How did it happen? Matty Simmons, a co-producer of the 1978 megahit “National Lampoon’s Animal House” and longtime publisher of the magazine that spawned it, never quite answers that question. Nor does he quite put his finger on the movie’s enduring appeal, beyond the vague pronouncement that “the overarching moral of the screenplay was: There’s a lot of ‘bad’ in some of us and a little ‘bad’ in all of us.”
But he does have plenty of good stories to tell about how the movie was made, based on his own memories and those of others, and all are very entertaining, even if many have already been told elsewhere. And he does provide some clues. He reminds us that three of the relative novices behind the camera went on to become hugely successful comedy auteurs: Ivan Reitman (“Ghostbusters,” etc.), Simmons’s co-producer; Harold Ramis (“Caddyshack,” etc.), who wrote the script with Doug Kenney and Chris Miller of the Lampoon; and John Landis (“The Blues Brothers,” etc.), the director. Landis was far from the first choice, Simmons says, but his vision was essential in making “Animal House” what it was, especially his determination to soften some of the script’s harder edges — a determination that Simmons, self-servingly but I assume accurately, says he shared.
Then there are the actors. John Belushi’s star-making performance as the über-slob Bluto was the movie’s secret weapon, but everyone was well cast, even if the process was often circuitous. The veteran screen villain John Vernon, so memorably intimidating as the dean, got the part, Simmons says, only after the studio’s idea of casting a comedian was dismissed and Landis’s choice, Jack Webb of “Dragnet” fame, politely told the director that he was out of his mind.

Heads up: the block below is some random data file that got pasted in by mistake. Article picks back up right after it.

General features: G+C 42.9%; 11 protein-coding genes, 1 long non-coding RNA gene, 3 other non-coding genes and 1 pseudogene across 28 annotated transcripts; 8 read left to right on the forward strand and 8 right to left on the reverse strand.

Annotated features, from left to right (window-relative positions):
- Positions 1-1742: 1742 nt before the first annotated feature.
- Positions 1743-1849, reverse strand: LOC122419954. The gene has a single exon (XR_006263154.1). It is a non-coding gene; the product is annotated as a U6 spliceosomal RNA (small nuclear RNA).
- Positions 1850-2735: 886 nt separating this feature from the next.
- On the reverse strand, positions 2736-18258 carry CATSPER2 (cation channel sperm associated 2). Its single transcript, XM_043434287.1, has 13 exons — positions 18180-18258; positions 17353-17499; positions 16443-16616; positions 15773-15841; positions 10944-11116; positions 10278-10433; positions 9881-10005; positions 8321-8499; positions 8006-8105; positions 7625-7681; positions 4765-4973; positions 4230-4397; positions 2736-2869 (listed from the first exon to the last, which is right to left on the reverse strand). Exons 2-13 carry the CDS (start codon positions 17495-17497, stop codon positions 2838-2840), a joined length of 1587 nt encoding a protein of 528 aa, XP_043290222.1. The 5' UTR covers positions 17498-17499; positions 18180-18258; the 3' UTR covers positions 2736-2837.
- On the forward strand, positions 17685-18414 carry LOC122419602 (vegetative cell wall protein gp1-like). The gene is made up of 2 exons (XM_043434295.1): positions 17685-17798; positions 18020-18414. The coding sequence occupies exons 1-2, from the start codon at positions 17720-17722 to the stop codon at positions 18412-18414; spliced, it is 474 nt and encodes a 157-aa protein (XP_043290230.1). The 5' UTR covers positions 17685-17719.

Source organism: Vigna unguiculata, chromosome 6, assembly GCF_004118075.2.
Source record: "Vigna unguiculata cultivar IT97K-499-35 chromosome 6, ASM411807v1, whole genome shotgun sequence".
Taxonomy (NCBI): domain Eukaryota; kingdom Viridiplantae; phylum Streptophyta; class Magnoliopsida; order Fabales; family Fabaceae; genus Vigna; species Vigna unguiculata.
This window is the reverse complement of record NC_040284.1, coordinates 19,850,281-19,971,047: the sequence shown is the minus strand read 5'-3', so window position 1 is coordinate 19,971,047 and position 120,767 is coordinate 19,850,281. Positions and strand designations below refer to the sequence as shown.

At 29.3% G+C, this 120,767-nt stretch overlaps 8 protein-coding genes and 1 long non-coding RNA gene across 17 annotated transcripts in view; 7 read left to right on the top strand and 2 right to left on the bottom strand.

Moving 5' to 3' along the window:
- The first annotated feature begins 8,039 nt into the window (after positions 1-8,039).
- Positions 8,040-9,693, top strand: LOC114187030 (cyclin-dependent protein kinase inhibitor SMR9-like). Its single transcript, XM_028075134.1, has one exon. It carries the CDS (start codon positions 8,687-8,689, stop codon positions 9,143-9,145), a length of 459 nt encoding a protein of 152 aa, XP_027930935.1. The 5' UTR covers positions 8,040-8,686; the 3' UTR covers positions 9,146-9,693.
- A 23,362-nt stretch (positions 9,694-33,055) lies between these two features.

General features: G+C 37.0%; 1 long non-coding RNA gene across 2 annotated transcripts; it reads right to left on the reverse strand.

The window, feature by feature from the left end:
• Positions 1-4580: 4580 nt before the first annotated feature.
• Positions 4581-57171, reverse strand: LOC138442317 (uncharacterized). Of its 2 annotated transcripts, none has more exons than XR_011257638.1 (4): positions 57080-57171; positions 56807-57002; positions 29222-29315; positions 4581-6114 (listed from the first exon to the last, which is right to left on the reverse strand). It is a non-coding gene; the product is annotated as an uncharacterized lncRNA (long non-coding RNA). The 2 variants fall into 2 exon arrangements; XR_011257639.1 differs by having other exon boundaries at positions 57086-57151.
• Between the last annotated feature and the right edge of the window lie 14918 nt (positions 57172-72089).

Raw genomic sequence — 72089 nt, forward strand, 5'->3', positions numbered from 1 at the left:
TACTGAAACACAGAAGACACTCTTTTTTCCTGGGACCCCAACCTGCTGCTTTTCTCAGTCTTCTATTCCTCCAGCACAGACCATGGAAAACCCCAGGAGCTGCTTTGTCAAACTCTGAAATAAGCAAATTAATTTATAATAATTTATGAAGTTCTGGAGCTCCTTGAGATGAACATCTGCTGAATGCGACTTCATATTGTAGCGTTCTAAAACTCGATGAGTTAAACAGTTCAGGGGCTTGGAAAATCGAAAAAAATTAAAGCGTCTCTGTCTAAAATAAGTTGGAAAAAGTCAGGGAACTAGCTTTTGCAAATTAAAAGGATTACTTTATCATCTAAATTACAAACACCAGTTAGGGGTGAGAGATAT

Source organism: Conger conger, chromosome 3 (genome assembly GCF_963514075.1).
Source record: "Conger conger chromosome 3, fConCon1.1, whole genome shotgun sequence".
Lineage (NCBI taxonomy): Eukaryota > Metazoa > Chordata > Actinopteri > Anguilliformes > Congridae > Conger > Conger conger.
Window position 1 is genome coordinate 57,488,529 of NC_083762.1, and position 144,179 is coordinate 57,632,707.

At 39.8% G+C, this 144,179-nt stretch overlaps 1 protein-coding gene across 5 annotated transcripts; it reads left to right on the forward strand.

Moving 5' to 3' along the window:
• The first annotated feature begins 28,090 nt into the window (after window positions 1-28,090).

Simmons claims that “there has never been anything in comedy equal to the acting strength and perfect casting that came out of our film.” That’s an awfully sweeping statement, but I’m not sure he’s wrong.
A word of warning about “Fat, Drunk, and Stupid”: Its subtitle notwithstanding, only about half the book directly concerns the making of “Animal House.” Simmons touches on the movie in the first of his 20 chapters, then spends the next four on the less than gripping back story, beginning with his own pre-Lampoon career in magazine publishing. The last five chapters, much of which feels like filler, are devoted mostly to things that happened after “Animal House” was released.
The “where are they now?” updates are fun to read, but these later chapters are most valuable as a cautionary tale about why a one-of-a-kind phenomenon like “Animal House” should not be tampered with. Read about the various attempts to write a sequel, and you will be grateful there never was one. There was an ABC sitcom spinoff, “Delta House,” but it didn’t last long, and Simmons makes it clear why. (Hint: standards and practices.)
Simmons does not seem to have learned his lesson from those failures: he writes with pride about his involvement in plans for a Broadway musical version of “Animal House.” I don’t know why anyone would think an all-singing, all-dancing “Animal House” is a good idea. (Simmons offers a glimmer of hope by mentioning the possibility of Jack Black as Bluto, then dashes it by saying that Black, one of the few performers who might be able to fill Belushi’s shoes, has already turned the part down.)
Then again, who knows? As Simmons reminds us, there was a time when not many people thought the movie was a good idea either.
Peter Keepnews is an editor at The Times.